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ABSTRACT: Kidney motion during dynamic renal scintigraphy can cause errors in calculated renal function parameters. Our goal was to develop and validate algorithms to detect and correct patient motion. We retrospectively collected dynamic images from 86 clinical renal studies (42 women, 44 men), acquired using (99m)Tc-mercaptoacetyltriglycine (80 image frames [128 × 128 pixels; 3.2 mm/pixel]: twenty-four 2-s frames, sixteen 15-s frames, and forty 30-s frames). We simulated 10 types of vertical motion in each patient study, resulting in 860 image sets. Motion consisted of up or down shifts of magnitude 0.25 pixel to 4 pixels per frame and was either a gradual shift additive over multiple frames or an abrupt shift of one or more consecutive frames, with a later return to the start position. Additional horizontal motion was added to test its effect on detection of vertical motion. Original and shifted files were processed using a motion detection algorithm. Corrective shifts were applied, and the corrected and original (unshifted) images were compared pixel by pixel. Motion detected in the shifted data was also tabulated before and after correction of motion detected in the original data. A detected shift was considered correct if it was within 0.25 pixel of the simulated magnitude. Software was developed to facilitate visual review of all images and to summarize kidney motion and motion correction using linograms. Overall detection of simulated shifts was 99% (3,068/3,096 frames) when the existing motion in the original images was first corrected. When the original motion was not corrected, overall shift detection was 76% (2,345/3,096 frames). For image frames in which no shift was added (and original motion was not corrected), 87% (27,142/31,132 frames) were correctly detected as having no shift. When corrected images were compared with original images, calculated count recovery was 100% for all shifts that were whole-pixel magnitudes. For fractional-pixel shifts, percentage count recovery varied from 52% to 73%. Visual review suggested that some original frames exhibited true patient motion. The algorithm accurately detected motion as small as 0.25 pixel. Whole-pixel motion can be detected and corrected with high accuracy. Fractional-pixel motion can be detected and corrected, but with less accuracy. Importantly, by accurately identifying unshifted frames, the algorithm helps to prevent the introduction of errors during motion correction.Journal of Nuclear Medicine Technology 06/2011; 39(2):131-9.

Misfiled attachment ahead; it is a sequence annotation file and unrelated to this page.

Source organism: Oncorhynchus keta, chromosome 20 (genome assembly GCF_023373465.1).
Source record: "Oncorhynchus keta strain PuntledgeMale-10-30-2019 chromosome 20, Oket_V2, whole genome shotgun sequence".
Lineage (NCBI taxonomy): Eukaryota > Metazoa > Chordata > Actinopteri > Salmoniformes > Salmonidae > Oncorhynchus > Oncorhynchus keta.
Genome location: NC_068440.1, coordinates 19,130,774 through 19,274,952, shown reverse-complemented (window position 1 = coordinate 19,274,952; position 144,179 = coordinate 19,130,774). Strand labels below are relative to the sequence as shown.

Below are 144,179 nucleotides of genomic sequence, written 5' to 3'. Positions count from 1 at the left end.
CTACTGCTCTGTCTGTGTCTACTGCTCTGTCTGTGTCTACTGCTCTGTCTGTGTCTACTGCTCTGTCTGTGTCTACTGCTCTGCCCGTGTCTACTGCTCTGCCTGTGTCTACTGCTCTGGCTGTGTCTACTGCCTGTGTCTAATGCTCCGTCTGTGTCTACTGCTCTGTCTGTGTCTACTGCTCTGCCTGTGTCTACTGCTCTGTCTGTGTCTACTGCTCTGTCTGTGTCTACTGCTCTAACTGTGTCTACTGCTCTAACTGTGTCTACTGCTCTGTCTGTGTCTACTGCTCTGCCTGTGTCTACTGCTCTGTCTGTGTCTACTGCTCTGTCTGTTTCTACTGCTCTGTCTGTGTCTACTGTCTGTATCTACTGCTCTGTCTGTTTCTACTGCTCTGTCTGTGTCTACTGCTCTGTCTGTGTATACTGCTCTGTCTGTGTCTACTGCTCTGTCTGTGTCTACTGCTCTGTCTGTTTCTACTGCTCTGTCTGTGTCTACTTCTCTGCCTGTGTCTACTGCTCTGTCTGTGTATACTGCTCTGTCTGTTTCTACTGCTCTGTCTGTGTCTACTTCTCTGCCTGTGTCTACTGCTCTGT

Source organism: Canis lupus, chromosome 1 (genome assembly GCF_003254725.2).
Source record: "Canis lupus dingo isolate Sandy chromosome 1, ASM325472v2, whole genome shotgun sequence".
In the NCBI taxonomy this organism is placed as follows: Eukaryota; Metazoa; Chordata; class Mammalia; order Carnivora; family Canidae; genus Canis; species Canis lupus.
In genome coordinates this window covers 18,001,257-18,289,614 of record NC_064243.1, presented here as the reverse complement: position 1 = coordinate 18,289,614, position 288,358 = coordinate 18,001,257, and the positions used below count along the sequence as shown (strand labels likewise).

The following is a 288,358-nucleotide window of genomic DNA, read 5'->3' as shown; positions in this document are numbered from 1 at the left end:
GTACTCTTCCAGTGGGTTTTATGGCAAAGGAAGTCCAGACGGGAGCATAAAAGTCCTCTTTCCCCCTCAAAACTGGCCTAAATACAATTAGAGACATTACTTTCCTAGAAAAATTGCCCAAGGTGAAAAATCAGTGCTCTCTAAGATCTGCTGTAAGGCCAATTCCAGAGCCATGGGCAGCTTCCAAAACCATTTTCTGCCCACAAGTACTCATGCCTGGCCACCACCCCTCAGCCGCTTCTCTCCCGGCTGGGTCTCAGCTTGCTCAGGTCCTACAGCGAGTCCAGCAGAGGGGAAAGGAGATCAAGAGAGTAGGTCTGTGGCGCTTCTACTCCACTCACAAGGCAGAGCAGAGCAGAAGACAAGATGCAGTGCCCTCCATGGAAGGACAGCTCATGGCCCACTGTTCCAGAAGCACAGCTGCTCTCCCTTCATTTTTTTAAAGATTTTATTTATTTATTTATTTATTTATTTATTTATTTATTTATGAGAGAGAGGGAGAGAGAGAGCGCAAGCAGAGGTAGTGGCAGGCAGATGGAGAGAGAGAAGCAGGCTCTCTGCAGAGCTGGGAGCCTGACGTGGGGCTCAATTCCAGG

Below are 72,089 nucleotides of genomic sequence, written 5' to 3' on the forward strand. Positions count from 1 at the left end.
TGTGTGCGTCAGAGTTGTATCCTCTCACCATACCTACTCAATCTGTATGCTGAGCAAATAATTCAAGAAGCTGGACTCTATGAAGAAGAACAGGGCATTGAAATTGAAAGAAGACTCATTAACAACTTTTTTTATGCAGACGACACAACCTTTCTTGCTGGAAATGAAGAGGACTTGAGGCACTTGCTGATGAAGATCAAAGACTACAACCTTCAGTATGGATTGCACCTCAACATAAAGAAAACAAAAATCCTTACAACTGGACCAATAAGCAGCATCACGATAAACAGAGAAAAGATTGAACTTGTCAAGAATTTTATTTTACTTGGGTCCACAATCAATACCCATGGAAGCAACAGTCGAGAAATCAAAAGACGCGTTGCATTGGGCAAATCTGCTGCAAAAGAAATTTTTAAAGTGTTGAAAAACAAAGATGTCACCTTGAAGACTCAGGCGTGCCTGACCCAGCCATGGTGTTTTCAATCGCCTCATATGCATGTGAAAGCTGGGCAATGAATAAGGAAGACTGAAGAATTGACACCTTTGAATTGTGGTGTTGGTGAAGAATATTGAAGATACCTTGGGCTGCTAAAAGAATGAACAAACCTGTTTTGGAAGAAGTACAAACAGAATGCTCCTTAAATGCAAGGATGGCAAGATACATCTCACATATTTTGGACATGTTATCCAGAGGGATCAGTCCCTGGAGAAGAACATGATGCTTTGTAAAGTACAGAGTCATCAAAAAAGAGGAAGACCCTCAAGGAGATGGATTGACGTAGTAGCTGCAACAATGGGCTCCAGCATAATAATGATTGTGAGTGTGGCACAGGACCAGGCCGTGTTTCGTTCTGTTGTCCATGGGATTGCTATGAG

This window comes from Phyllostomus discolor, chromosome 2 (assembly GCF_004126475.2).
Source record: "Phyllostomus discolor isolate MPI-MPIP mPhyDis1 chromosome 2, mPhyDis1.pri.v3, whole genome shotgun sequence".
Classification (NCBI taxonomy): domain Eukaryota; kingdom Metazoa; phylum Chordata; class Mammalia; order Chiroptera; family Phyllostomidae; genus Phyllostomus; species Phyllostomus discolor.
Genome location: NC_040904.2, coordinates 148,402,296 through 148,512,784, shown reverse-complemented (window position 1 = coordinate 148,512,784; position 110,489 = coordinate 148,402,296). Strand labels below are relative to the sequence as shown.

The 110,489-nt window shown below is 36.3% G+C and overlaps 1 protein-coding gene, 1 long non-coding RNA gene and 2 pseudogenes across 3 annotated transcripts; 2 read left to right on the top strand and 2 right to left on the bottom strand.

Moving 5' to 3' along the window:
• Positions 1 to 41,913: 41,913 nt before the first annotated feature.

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ABSTRACT: The purposes of this study were to describe and evaluate a software engine to justify the conclusions reached by a renal expert system (RENEX) for assessing patients with suspected renal obstruction and to obtain from this evaluation new knowledge that can be incorporated into RENEX to attempt to improve diagnostic performance. RENEX consists of 60 heuristic rules extracted from the rules used by a domain expert to generate the knowledge base and a forward-chaining inference engine to determine obstruction. The justification engine keeps track of the sequence of the rules that are instantiated to reach a conclusion. The interpreter can then request justification by clicking on the specific conclusion. The justification process then reports the English translation of all concatenated rules instantiated to reach that conclusion. The justification engine was evaluated with a prospective group of 60 patients (117 kidneys). After reviewing the standard renal mercaptoacetyltriglycine (MAG3) scans obtained before and after the administration of furosemide, a masked expert determined whether each kidney was obstructed, whether the results were equivocal, or whether the kidney was not obstructed and identified and ranked the main variables associated with each interpretation. Two parameters were then tabulated: the frequency with which the main variables associated with obstruction by the expert were also justified by RENEX and the frequency with which the justification rules provided by RENEX were deemed to be correct by the expert. Only when RENEX and the domain expert agreed on the diagnosis (87 kidneys) were the results used to test the justification. RENEX agreed with 91% (184/203) of the rules supplied by the expert for justifying the diagnosis. RENEX provided 103 additional rules justifying the diagnosis; the expert agreed that 102 (99%) were correct, although the rules were considered to be of secondary importance. We have described and evaluated a software engine to justify the conclusions of RENEX for detecting renal obstruction with MAG3 renal scans obtained before and after the administration of furosemide. This tool is expected to increase physician confidence in the interpretations provided by RENEX and to assist physicians and trainees in gaining a higher level of expertise.Journal of Nuclear Medicine 04/2007; 48(3):463-70. · 5.77 Impact Factor